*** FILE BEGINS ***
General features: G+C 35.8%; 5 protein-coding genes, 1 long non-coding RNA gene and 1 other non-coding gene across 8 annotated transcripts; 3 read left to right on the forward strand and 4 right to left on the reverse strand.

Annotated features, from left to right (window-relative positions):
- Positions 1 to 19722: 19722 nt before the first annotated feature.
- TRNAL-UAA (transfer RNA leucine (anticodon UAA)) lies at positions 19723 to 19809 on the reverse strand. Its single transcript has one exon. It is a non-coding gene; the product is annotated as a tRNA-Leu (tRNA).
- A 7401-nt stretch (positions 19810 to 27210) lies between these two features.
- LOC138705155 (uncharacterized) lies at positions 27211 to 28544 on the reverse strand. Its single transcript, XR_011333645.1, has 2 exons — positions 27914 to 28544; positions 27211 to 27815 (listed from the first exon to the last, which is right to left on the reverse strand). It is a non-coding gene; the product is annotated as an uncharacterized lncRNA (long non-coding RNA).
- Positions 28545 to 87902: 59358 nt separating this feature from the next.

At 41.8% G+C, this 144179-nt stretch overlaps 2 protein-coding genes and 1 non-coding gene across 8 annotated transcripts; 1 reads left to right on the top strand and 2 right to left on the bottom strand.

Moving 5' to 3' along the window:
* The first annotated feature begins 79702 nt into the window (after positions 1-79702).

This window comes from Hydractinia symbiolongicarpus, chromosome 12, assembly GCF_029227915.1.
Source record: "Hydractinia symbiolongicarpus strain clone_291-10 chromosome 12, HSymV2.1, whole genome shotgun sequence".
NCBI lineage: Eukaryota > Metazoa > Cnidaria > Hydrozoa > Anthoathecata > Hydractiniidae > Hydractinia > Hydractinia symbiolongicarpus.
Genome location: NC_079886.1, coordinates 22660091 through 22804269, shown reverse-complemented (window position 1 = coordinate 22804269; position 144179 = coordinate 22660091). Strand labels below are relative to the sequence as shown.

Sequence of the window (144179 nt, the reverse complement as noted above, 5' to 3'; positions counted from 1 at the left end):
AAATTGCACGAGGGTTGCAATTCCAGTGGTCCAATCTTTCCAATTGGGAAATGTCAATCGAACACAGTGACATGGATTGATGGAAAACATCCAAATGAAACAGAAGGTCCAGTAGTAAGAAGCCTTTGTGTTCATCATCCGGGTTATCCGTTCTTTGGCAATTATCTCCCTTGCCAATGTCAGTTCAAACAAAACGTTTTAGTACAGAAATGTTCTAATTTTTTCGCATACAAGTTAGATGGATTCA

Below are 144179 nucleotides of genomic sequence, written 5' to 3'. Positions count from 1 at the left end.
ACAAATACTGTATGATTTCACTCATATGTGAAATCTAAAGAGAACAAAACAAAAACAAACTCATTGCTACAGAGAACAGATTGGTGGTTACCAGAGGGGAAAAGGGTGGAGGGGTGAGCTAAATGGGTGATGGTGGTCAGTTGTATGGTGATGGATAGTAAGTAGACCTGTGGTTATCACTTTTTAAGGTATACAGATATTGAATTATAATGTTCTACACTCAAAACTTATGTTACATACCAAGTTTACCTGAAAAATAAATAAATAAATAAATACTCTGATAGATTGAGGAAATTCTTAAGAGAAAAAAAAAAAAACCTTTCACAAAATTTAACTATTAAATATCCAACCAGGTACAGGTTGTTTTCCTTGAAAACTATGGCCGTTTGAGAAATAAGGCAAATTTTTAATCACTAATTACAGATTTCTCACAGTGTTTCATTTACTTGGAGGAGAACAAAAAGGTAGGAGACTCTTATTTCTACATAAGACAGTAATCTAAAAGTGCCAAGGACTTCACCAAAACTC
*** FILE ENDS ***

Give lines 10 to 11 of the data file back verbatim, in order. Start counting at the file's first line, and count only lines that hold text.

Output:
* The first annotated feature begins 79702 nt into the window (after positions 1-79702).

This window comes from Hydractinia symbiolongicarpus, chromosome 12, assembly GCF_029227915.1.